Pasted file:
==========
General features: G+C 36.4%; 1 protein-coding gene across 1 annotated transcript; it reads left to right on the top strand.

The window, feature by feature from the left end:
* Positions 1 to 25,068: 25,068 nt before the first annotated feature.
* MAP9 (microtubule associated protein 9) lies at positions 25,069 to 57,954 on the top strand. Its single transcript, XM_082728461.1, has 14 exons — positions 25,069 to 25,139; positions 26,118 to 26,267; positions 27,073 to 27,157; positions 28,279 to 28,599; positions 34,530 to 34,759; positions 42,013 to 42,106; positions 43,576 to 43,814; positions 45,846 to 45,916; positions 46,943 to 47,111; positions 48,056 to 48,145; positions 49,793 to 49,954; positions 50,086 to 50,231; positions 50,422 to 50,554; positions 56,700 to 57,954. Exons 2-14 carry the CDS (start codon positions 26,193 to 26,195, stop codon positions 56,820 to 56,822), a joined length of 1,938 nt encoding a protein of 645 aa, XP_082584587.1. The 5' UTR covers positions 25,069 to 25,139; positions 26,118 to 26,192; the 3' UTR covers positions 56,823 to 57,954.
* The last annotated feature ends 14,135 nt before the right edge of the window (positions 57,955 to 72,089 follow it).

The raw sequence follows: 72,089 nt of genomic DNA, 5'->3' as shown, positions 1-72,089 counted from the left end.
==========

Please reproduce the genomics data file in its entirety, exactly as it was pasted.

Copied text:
General features: G+C 36.4%; 1 protein-coding gene across 1 annotated transcript; it reads left to right on the top strand.

The window, feature by feature from the left end:
* Positions 1 to 25,068: 25,068 nt before the first annotated feature.
* MAP9 (microtubule associated protein 9) lies at positions 25,069 to 57,954 on the top strand. Its single transcript, XM_082728461.1, has 14 exons — positions 25,069 to 25,139; positions 26,118 to 26,267; positions 27,073 to 27,157; positions 28,279 to 28,599; positions 34,530 to 34,759; positions 42,013 to 42,106; positions 43,576 to 43,814; positions 45,846 to 45,916; positions 46,943 to 47,111; positions 48,056 to 48,145; positions 49,793 to 49,954; positions 50,086 to 50,231; positions 50,422 to 50,554; positions 56,700 to 57,954. Exons 2-14 carry the CDS (start codon positions 26,193 to 26,195, stop codon positions 56,820 to 56,822), a joined length of 1,938 nt encoding a protein of 645 aa, XP_082584587.1. The 5' UTR covers positions 25,069 to 25,139; positions 26,118 to 26,192; the 3' UTR covers positions 56,823 to 57,954.
* The last annotated feature ends 14,135 nt before the right edge of the window (positions 57,955 to 72,089 follow it).

The raw sequence follows: 72,089 nt of genomic DNA, 5'->3' as shown, positions 1-72,089 counted from the left end.